The figure above shows the path to epidemic control in Swaziland, one of the thirteen “high-burdened” countries PEPFAR focuses on. Epidemiologists measure epidemic control as the number of new HIV infections compared to the total number of deaths from HIV-infected individuals. Epidemic control is reached when the first number falls below the second. As we observe in the graph, Swaziland saw a peak in infections (about 24,000) in 1996, after which it consistently dropped. Thanks to PEPFAR’s proliferation of antiretroviral therapy and public-private partnerships like DREAMS, Swaziland was able to achieve epidemic control ahead of schedule.
Swaziland is far from the only country that’s seen such progress. Since 2003, life expectancy in countries like Zimbabwe, Kenya, and Uganda has only been climbing up. It’s safe to say PEPFAR offers one of the biggest returns on investments of any U.S. program. Though it has already been two decades, PEPFAR’s achievements so far are only a fraction of what it will be capable of in the future.
Bush’s PEPFAR initiative must symbolize a renewed commitment to transparent foreign assistance for not only the Biden administration but future administrations. Polls consistently show Americans believe foreign aid makes up 25 percent of the federal budget. This is shamefully false: foreign aid makes up less than 1 percent, generally does not directly end up in the hands of dictators, and comes with stringent requirements. In 2023, President Joe Biden will oversee PEPFAR’s twentieth anniversary. But before then he must confront the many challenges PEPFAR faces including Covid-19 infections, vaccine rollouts, and political instability in Africa (especially Ethiopia, Eritrea, the Central African Republic, and Uganda). Foreign assistance has come under fire recently, with many believing the United States is wasting taxpayer dollars overseas. Those who view this spending as nothing more than pennies here having a disproportionately positive impact elsewhere willfully ignore American contributions to improved international welfare. Luckily, PEPFAR seems to have escaped these controversies. But President Biden must continue PEPFAR’s achievements if we are to recommit to strong U.S.-Africa relations. Too many Africans rely on American generosity for prevention and treatment programs to simply turn a blind eye.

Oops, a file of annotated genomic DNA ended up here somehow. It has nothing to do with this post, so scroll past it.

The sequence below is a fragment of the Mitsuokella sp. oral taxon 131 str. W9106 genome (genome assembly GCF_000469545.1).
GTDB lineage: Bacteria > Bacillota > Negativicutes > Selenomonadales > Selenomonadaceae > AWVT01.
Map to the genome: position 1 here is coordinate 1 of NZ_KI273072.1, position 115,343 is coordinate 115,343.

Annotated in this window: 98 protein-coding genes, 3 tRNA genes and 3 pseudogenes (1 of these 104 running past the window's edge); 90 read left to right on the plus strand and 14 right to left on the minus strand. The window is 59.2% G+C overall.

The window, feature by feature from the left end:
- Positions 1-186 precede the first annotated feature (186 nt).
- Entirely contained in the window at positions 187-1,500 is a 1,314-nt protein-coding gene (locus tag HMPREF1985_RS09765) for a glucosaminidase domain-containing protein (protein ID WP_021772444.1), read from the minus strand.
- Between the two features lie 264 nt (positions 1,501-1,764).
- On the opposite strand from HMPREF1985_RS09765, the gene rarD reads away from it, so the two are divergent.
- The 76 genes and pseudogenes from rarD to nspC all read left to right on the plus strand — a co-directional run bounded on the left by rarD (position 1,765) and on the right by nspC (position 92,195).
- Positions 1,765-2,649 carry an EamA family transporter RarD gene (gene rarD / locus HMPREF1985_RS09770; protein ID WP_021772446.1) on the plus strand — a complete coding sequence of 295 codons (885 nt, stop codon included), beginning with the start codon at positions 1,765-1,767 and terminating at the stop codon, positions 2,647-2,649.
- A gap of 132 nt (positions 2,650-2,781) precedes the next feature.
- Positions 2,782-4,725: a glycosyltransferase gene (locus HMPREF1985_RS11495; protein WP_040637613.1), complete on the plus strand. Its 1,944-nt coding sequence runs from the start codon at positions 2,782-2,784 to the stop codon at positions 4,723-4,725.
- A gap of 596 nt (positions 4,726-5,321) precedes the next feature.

For all of George W. Bush’s faults, PEPFAR stands out as an example of compassionate foreign policy both Republicans and Democrats should model when setting policy. With China tightening its grip on Africa and Latin America, there is no better time to ramp up long-time international programs. From $2.19 billion a year in 2004 to $6.9 billion in 2020, PEPFAR has come a long way since a life-changing conversation between Bush and First Lady Laura Bush. Some may believe Bush’s foreign relations to be irredeemable, undeserving of the slightest modicum of praise. However, PEPFAR shows a different story. George W. Bush is considered Africa’s favorite president as many remember the death sentence HIV used to equal in the 1980s and 1990s. A wonderful role model for all foreign assistance, PEPFAR has saved the lives of 18 million citizens so far in two decades. For the next two, let’s save 18 million more.
Sam Abodo is a researcher at Carnegie Mellon University focusing on the rise of terrorism through presidential administrations. Sam is also the chief political editor of the advocacy group Gen Z GOP, as well as the President of Carnegie Mellon’s public policy review The Triple Helix.